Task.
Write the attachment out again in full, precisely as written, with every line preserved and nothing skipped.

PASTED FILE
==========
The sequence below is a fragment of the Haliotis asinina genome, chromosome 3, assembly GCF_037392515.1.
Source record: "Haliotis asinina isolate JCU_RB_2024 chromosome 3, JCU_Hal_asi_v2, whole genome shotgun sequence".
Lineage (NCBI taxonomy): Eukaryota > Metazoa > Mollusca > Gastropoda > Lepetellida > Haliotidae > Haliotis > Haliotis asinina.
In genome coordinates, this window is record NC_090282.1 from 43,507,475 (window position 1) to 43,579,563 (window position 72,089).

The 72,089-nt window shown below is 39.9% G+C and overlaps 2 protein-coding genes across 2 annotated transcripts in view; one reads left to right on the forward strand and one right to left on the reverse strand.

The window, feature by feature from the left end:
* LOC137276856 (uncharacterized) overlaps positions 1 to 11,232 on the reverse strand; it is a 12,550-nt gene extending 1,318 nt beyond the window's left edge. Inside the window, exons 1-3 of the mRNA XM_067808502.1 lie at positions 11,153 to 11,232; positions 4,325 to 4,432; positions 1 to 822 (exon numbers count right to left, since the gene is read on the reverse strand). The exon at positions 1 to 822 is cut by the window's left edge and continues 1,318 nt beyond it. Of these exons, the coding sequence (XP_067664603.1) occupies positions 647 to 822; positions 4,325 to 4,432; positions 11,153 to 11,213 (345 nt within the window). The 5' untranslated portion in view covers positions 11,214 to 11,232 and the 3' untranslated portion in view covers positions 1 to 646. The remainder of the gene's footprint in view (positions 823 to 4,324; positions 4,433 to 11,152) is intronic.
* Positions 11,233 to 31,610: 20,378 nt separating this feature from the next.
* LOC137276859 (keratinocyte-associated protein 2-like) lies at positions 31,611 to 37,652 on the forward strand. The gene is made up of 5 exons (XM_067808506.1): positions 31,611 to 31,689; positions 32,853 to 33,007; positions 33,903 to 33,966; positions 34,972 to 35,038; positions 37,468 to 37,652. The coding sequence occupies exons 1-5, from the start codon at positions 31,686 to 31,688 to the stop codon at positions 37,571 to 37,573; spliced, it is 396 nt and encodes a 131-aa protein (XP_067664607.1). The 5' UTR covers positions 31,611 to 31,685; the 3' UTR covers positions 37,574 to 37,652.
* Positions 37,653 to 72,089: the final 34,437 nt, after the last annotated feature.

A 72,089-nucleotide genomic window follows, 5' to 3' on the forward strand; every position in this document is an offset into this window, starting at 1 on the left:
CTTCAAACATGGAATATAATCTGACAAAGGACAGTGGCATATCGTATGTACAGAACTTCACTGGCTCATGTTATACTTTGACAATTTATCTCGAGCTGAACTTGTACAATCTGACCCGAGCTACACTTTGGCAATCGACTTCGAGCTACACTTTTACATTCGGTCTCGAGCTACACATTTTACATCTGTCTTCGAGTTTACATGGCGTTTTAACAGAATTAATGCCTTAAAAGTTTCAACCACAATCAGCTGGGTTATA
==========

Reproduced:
The sequence below is a fragment of the Haliotis asinina genome, chromosome 3, assembly GCF_037392515.1.
Source record: "Haliotis asinina isolate JCU_RB_2024 chromosome 3, JCU_Hal_asi_v2, whole genome shotgun sequence".
Lineage (NCBI taxonomy): Eukaryota > Metazoa > Mollusca > Gastropoda > Lepetellida > Haliotidae > Haliotis > Haliotis asinina.
In genome coordinates, this window is record NC_090282.1 from 43,507,475 (window position 1) to 43,579,563 (window position 72,089).

The 72,089-nt window shown below is 39.9% G+C and overlaps 2 protein-coding genes across 2 annotated transcripts in view; one reads left to right on the forward strand and one right to left on the reverse strand.

The window, feature by feature from the left end:
* LOC137276856 (uncharacterized) overlaps positions 1 to 11,232 on the reverse strand; it is a 12,550-nt gene extending 1,318 nt beyond the window's left edge. Inside the window, exons 1-3 of the mRNA XM_067808502.1 lie at positions 11,153 to 11,232; positions 4,325 to 4,432; positions 1 to 822 (exon numbers count right to left, since the gene is read on the reverse strand). The exon at positions 1 to 822 is cut by the window's left edge and continues 1,318 nt beyond it. Of these exons, the coding sequence (XP_067664603.1) occupies positions 647 to 822; positions 4,325 to 4,432; positions 11,153 to 11,213 (345 nt within the window). The 5' untranslated portion in view covers positions 11,214 to 11,232 and the 3' untranslated portion in view covers positions 1 to 646. The remainder of the gene's footprint in view (positions 823 to 4,324; positions 4,433 to 11,152) is intronic.
* Positions 11,233 to 31,610: 20,378 nt separating this feature from the next.
* LOC137276859 (keratinocyte-associated protein 2-like) lies at positions 31,611 to 37,652 on the forward strand. The gene is made up of 5 exons (XM_067808506.1): positions 31,611 to 31,689; positions 32,853 to 33,007; positions 33,903 to 33,966; positions 34,972 to 35,038; positions 37,468 to 37,652. The coding sequence occupies exons 1-5, from the start codon at positions 31,686 to 31,688 to the stop codon at positions 37,571 to 37,573; spliced, it is 396 nt and encodes a 131-aa protein (XP_067664607.1). The 5' UTR covers positions 31,611 to 31,685; the 3' UTR covers positions 37,574 to 37,652.
* Positions 37,653 to 72,089: the final 34,437 nt, after the last annotated feature.

A 72,089-nucleotide genomic window follows, 5' to 3' on the forward strand; every position in this document is an offset into this window, starting at 1 on the left:
CTTCAAACATGGAATATAATCTGACAAAGGACAGTGGCATATCGTATGTACAGAACTTCACTGGCTCATGTTATACTTTGACAATTTATCTCGAGCTGAACTTGTACAATCTGACCCGAGCTACACTTTGGCAATCGACTTCGAGCTACACTTTTACATTCGGTCTCGAGCTACACATTTTACATCTGTCTTCGAGTTTACATGGCGTTTTAACAGAATTAATGCCTTAAAAGTTTCAACCACAATCAGCTGGGTTATA